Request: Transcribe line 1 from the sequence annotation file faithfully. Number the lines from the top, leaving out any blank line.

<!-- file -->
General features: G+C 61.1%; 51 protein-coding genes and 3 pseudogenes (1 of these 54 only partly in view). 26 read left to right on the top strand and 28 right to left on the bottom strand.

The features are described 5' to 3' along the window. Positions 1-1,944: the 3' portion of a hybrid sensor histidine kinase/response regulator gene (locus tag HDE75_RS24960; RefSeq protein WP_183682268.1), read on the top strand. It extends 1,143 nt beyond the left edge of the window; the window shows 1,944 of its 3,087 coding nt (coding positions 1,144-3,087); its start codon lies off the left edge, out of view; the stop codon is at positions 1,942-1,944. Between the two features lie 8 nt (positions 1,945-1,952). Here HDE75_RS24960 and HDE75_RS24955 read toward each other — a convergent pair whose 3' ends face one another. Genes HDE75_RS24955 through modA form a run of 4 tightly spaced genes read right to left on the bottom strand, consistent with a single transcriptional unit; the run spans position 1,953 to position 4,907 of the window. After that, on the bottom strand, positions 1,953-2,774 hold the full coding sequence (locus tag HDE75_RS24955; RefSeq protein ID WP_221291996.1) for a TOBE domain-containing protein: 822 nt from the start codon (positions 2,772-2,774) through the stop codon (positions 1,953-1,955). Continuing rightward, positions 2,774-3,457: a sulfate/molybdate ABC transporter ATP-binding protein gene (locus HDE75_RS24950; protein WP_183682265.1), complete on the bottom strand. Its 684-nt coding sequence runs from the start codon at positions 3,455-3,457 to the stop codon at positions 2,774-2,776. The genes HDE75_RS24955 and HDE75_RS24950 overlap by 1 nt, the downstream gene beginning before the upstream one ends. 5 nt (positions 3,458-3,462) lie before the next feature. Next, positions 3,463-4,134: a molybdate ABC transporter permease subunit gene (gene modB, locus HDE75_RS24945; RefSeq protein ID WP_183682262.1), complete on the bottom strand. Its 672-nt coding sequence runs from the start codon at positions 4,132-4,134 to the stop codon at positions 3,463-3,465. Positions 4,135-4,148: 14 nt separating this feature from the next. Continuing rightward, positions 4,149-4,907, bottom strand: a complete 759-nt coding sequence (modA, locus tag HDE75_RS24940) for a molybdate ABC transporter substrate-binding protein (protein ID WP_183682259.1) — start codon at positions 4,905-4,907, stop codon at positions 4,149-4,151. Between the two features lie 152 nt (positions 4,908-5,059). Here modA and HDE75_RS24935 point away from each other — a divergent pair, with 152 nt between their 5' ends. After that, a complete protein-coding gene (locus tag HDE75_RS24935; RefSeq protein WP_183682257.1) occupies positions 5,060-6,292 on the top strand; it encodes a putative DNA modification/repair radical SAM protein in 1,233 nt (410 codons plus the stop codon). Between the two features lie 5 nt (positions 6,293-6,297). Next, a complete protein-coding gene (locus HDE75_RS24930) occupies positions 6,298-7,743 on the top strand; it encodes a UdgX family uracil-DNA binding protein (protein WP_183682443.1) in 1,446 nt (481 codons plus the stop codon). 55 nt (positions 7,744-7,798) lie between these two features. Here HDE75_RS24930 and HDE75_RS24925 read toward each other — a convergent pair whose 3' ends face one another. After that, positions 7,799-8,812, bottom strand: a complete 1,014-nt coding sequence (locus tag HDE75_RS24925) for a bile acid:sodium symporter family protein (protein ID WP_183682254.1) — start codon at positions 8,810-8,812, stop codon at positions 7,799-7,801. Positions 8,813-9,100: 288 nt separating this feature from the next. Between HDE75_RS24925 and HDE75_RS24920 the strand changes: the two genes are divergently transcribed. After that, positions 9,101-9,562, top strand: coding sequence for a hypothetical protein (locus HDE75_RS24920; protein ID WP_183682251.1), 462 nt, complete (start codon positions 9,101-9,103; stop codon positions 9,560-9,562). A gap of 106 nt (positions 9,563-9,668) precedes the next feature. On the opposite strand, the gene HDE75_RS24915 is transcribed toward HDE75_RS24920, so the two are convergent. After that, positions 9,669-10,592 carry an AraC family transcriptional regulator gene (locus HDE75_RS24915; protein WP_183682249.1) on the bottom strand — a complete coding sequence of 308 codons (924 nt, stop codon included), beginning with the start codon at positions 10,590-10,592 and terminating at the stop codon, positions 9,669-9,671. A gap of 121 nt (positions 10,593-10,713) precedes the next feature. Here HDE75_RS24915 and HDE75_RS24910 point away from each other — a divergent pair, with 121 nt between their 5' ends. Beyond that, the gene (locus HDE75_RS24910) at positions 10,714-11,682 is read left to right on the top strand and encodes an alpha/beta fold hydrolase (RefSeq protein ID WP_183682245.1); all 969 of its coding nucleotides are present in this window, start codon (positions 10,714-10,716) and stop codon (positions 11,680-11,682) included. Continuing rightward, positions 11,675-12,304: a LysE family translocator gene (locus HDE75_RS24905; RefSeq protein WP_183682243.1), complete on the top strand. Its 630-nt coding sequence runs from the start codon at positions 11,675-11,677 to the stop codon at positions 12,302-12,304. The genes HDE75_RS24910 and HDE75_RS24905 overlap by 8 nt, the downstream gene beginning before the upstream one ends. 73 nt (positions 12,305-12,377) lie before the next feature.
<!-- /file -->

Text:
General features: G+C 61.1%; 51 protein-coding genes and 3 pseudogenes (1 of these 54 only partly in view). 26 read left to right on the top strand and 28 right to left on the bottom strand.